Each hypothesis acted as a signal for validating a user need. If enough customers activated a conversation path after launch, we could build out the experience for the next release.
Technique 2: Break conversational UI into nouns and verbs
To design each UI string more intentionally, I separated it into its constituent parts–nouns and verbs. We don’t want to use generic, meaningless, or “unnatural” language that will work for the system but not for a human. To optimize for voice content usability, I explored word choices to test later, since what feels “natural” is different for everyone.
For example, I created 3 different ways to express the date value so we could test the language more precisely with customers to optimize for understandability.
I also explored sequencing nouns and verbs into different orders to ease strain on human memory. If customers have to ask Alexa to repeat information all the time, it would not be a usable experience.
Option 1 is more usable than Option 2. The data value that the customer is interested in is $1,231. Putting the dollar amount at the end of the sentence helps customers remember the amount–the most important piece of information in the voice UI. This also makes it clear that the question prompt is referring to the total amount due.
I applied this strategy to personalize conversational experiences for customers in different scenarios.
The third use case flips the order of the balance amount with the explanation of principal balance. This kept the balance amount towards the end of the sentence as much as possible.
Technique 3: Test voice inflection and pacing
I “wireframed” the voice UI by running the conversation script through the voice simulator in Alexa’s Skills Kit. I identified awkward voice inflections and jumbled words that could affect voice usability and understandability.
For example, to slow down Alexa’s speech, I used Amazon’s Speech Synthesis Markup Language (SSML) to test where to add comma splices in the script so Alexa’s enunciation was clearer. To ensure Alexa’s voice inflection didn’t confuse customers, I replaced words that sounded good on paper but didn’t translate well when Alexa spoke them out loud (i.e. does this sound like a statement or a question?).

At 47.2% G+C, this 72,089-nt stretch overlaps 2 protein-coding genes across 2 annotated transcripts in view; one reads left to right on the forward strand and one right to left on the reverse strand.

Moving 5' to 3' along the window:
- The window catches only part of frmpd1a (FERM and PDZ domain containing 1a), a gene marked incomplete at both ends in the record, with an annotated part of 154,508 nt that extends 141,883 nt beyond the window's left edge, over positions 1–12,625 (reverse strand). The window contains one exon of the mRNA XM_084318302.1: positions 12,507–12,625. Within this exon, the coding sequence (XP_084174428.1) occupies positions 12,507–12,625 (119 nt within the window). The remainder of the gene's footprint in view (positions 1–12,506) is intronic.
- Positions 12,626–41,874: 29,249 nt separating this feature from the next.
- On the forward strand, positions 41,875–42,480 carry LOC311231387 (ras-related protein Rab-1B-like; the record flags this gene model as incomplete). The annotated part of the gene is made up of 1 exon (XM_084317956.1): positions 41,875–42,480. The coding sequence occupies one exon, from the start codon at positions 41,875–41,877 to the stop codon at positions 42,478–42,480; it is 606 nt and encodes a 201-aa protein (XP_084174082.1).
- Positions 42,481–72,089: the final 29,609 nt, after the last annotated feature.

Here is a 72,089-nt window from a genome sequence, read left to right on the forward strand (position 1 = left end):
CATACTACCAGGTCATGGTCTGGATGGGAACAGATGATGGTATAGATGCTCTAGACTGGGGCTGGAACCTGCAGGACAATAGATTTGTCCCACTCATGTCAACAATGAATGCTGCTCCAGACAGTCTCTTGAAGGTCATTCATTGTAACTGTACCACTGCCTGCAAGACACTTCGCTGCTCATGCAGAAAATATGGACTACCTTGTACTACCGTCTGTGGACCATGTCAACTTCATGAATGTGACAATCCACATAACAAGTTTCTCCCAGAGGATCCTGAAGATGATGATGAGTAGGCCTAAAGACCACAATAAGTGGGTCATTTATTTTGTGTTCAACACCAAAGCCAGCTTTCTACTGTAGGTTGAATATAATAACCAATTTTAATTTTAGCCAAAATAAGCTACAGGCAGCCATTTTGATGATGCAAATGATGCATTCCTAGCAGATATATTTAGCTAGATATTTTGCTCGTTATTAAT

Conduct usability testing with users
I contributed to the research plan that the product manager created. We tested the usability of voice UI with both Capital One and non-Capital One customers. We used testing to:
- Assess meaning of words
- Identify conversation flows that didn’t make sense
- Discover new utterances (new ways of asking Alexa for something)
- Empathize with how people felt while interacting our Skill
For example, at the end of the Pay Bill use case, Alexa says,
[Alexa] And keep in mind, you can cancel it online later.
Participants reacted positively, and we validated that the language eased people’s anxiety around paying a bill through a new channel.
I also worked with our AI engineering team to implement recommendations from Amazon’s Skill Certification Team. The Skill Certification Team ensured all Skills met Amazon’s voice service standards. For example, I made the confirmation language more specific for the home loan Pay Bill use case.
I ensured that the new voice UI features didn’t negatively impact other lines of businesses. For example, in the Recent Transactions use case, listing additional accounts (i.e. auto and/or home loan) could overwhelm customers. I added a selection step so people would only hear about relevant accounts.
[Alexa] Ok, you have the following accounts. Home loan, auto loan, checking, and credit card. Please say the account type you’d like the transactions for.
Design for learning: People satisfice in different ways. “Nailing it” means something different for everyone. Ultimately we are modeling people, not systems. We use the system to refine our understanding about the people we’re serving.
Practice object-oriented thinking: In voice UI, literally every word is data. Treat every sentence or word as a hypothesis to test.
Challenge convention: Don’t be limited by the technology or systems in place. Technology should work around people, not limit them.